The key to making new friends when your social circle shrinks is to remember that you have a foundation of friends already and just need to add people here and there. This reduces the pressure of finding a "best friend" and lets you just focus on finding people to do things with now and then.
Major life change
Life changes can unfortunately cause us to lose friends. Your relationship ends and the couples you were friends with don't spend much time with you anymore. You get married have a baby and your single friends are doing things that don't interest you much anymore. You go through therapy and make some serious adjustments to your life who cause you to leave behind people who were dragging you down.
Ideas for finding new friends after a major life change include:
- Join a support group for people in your situation.
- Start a weekly social event in your area around an event you enjoy. A weekly theater performance group or a weekly wine tasting will bring new people around you have similar interests to you.
- Look to your acquaintances. We often already know people who would've made great friends if things had been a little different. Maybe they're different enough now. For example, perhaps there was a great gal in your office that always wanted to hang out but you were too busy doing things with your boyfriend and the couples you knew. Now that you've split, give her a ring and see if she still wants to hang out.
Other general thoughts on making new friends:
No matter what your situation, there are some basic things that you can do that will help you to make new friends. These include:
- Get to know yourself better. When you know what you want from a friendship, it's likely that it will materialize.
- Say "yes" to invitations and activities more often than you say "no".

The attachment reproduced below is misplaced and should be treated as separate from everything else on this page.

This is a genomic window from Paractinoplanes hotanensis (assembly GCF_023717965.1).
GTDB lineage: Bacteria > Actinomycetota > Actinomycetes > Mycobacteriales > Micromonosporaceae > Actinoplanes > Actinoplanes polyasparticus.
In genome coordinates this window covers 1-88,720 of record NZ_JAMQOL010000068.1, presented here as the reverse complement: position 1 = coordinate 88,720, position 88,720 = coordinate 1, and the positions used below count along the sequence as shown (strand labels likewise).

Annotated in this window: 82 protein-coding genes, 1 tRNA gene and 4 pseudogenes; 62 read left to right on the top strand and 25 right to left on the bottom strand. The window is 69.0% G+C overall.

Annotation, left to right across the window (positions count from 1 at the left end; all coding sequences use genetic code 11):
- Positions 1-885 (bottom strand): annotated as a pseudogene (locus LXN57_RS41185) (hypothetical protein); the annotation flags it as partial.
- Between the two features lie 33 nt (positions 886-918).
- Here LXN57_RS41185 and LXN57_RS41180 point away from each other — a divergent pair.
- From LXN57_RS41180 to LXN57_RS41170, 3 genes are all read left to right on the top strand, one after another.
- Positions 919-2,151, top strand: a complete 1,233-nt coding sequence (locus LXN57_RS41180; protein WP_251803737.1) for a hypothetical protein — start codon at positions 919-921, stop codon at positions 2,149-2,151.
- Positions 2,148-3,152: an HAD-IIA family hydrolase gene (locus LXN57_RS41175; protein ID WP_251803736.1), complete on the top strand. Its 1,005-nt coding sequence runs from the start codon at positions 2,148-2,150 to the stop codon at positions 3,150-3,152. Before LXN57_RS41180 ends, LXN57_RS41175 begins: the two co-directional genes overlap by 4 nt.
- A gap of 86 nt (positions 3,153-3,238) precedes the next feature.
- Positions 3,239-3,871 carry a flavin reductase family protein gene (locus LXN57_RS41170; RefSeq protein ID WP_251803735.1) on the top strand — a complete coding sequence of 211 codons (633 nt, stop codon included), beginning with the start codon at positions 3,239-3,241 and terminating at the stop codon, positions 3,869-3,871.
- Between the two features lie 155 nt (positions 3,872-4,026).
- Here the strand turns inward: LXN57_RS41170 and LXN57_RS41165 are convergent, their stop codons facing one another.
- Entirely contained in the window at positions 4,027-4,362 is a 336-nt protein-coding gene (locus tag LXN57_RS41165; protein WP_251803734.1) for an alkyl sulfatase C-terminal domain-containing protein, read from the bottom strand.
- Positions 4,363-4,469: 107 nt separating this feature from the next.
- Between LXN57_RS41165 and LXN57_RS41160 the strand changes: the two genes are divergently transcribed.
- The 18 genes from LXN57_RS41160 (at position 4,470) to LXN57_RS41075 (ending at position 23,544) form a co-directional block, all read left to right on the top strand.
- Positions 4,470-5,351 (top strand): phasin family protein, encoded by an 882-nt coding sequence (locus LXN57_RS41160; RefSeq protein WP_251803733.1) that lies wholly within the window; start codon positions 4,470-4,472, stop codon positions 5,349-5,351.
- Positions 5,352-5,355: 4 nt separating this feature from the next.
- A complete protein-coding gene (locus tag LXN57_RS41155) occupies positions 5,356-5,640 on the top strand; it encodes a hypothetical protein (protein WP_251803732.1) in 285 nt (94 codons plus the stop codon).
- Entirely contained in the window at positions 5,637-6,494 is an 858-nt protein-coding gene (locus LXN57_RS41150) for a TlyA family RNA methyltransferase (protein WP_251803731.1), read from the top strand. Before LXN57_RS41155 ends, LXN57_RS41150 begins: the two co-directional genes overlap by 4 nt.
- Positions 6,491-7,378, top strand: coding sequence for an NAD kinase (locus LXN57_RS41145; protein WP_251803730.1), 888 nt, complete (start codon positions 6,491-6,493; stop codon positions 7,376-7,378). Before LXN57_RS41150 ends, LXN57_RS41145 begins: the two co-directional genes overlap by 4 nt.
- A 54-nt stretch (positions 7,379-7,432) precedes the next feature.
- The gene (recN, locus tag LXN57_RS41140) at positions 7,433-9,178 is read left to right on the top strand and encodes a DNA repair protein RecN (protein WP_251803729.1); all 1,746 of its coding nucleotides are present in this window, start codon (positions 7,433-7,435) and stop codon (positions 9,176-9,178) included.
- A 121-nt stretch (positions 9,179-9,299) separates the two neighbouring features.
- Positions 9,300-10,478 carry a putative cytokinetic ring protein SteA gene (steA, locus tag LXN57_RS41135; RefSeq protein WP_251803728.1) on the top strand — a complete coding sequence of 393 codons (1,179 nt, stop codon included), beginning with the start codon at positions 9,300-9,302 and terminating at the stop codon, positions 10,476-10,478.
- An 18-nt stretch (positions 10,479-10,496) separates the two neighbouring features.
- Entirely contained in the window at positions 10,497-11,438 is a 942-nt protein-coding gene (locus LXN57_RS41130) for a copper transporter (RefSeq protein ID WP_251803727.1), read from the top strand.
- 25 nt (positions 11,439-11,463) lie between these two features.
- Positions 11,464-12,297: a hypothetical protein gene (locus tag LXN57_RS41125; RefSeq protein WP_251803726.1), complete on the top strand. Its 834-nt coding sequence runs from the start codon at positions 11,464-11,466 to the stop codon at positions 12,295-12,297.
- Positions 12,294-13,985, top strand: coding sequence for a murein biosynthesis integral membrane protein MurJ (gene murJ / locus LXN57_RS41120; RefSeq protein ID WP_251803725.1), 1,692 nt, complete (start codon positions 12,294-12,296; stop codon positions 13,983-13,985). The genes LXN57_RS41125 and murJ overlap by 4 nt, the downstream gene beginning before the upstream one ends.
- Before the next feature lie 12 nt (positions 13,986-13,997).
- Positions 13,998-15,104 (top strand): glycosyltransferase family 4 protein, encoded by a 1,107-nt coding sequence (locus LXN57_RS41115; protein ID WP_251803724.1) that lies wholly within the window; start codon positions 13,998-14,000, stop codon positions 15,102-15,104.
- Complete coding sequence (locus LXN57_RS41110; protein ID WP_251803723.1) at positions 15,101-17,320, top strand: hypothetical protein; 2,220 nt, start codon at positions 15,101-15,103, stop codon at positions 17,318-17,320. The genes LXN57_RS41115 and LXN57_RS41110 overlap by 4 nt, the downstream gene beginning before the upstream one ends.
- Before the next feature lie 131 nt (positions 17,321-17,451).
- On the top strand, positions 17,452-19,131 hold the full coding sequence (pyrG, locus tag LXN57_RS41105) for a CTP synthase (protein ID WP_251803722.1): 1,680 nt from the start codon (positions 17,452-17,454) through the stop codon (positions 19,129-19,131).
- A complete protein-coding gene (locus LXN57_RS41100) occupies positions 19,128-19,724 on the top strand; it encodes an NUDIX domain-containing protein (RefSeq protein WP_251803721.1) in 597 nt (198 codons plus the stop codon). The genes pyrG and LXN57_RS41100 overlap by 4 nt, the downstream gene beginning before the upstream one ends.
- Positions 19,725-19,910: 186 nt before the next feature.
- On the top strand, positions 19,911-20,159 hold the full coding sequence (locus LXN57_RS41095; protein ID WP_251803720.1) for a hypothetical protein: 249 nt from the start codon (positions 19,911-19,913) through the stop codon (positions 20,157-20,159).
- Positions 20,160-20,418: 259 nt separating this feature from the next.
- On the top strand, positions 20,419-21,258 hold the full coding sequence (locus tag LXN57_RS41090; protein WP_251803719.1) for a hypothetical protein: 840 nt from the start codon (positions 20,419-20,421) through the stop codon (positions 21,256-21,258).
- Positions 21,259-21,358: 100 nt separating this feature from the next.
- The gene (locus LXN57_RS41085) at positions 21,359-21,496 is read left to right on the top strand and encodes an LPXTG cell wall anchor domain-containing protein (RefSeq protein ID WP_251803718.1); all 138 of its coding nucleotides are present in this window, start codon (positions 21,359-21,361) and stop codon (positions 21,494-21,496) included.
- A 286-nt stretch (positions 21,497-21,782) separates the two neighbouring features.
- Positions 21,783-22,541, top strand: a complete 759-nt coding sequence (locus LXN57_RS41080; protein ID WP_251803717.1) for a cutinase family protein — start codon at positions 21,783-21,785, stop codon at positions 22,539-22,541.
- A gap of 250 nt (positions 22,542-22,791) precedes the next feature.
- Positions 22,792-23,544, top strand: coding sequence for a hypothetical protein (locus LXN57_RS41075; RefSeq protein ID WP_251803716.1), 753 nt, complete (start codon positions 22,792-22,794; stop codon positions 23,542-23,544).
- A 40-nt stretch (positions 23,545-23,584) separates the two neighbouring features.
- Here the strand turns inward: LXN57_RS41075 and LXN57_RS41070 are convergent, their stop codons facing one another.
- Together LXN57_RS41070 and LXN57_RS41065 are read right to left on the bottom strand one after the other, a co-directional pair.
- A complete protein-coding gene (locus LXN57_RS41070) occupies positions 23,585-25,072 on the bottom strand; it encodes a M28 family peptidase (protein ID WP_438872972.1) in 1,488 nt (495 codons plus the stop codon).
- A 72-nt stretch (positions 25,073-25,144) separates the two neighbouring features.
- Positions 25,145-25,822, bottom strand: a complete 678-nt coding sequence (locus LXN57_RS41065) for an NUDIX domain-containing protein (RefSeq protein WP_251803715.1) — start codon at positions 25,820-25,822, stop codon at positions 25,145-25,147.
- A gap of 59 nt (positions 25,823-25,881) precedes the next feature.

- Actively tell the people in your life that you're on the lookout for new friends. They'll start setting you up with others before you know it.
- Be a joiner. It doesn't matter what it is as long as you join something that interests you. That's where people you'll like will be.
- Let go of your ideas about friendship. Let things develop without a lot of expectations about them.
- Identify people in your life who interest you but who aren't yet friends. The lady at the post office who always has a kind word, the friend of your mother's that you haven't seen in years, the guy at the office who always talks about his weekend hiking trips ... these are people who have the potential to be your friend if you start getting more proactive in talking to them.
Ultimately, making new friends boils down to a few basic things. You need to be willing to put yourself out there. If you aren't comfortable introducing yourself to people in person then you might want to do it online. You also need to be open to meeting all kinds of different people and not putting a lot of pressure on the relationship to be anything specific; just let it be. Try to get back some of the feelings that you had about friendship as a kid and you'll start to find yourself rapidly developing new friends as an adult.